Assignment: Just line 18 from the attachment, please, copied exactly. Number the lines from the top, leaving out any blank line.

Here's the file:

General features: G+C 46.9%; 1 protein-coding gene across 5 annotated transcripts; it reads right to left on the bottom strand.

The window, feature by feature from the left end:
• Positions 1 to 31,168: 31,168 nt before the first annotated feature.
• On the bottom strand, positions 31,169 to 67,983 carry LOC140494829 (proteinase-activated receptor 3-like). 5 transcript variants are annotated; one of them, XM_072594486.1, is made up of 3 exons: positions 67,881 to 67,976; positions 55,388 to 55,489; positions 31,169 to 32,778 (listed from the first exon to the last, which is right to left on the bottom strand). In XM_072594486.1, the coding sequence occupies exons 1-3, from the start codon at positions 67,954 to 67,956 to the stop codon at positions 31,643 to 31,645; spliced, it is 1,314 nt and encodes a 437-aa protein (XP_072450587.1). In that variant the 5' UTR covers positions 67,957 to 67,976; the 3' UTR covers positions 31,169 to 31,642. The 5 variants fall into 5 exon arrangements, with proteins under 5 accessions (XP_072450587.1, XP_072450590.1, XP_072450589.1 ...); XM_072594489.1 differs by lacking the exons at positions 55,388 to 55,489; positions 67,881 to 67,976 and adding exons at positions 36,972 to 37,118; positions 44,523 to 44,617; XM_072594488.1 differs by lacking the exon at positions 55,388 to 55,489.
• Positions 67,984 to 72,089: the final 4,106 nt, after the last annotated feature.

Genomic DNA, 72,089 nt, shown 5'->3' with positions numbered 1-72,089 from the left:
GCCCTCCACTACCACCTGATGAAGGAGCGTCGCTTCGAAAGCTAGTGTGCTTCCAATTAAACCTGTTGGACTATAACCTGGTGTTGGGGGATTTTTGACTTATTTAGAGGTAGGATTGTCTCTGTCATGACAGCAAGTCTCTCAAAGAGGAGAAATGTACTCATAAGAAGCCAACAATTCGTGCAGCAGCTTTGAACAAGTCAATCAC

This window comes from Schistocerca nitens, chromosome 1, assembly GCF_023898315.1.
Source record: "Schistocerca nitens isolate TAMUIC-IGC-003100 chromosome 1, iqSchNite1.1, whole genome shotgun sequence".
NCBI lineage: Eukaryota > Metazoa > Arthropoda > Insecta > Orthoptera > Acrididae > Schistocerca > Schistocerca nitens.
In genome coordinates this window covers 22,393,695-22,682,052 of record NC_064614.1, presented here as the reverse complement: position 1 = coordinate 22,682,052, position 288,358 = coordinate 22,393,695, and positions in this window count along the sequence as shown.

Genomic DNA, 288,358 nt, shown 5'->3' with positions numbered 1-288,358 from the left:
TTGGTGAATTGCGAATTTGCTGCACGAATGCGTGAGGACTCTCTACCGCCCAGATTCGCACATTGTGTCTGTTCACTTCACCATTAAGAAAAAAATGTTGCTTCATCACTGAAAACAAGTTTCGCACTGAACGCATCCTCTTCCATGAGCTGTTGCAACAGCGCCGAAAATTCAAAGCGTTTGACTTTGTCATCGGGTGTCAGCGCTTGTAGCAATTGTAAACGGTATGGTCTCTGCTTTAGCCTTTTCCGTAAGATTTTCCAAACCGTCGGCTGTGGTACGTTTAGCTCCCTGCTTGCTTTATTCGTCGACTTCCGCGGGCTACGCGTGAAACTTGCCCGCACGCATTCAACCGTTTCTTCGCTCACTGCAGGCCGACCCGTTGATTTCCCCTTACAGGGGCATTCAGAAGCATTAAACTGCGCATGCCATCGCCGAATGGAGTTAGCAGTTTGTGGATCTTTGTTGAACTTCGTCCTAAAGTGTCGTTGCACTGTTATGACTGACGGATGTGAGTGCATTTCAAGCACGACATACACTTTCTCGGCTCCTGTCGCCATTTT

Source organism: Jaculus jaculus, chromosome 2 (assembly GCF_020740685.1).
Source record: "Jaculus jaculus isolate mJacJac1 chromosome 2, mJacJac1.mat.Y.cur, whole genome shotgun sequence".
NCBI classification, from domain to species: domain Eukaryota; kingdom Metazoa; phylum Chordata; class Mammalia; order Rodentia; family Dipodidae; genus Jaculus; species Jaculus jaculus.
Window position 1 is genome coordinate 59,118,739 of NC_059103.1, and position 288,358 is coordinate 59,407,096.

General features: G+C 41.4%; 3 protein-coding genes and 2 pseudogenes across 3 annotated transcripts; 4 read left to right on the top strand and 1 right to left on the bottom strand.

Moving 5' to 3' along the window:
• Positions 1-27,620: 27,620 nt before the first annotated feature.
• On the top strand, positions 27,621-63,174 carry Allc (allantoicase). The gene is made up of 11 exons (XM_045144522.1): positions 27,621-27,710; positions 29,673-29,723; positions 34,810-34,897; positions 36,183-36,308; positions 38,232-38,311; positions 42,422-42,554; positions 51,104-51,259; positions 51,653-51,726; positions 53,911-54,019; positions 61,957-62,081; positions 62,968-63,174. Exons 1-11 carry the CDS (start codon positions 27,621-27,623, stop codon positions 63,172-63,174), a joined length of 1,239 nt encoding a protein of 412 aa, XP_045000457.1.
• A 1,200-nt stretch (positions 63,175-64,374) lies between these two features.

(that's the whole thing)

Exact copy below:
General features: G+C 41.4%; 3 protein-coding genes and 2 pseudogenes across 3 annotated transcripts; 4 read left to right on the top strand and 1 right to left on the bottom strand.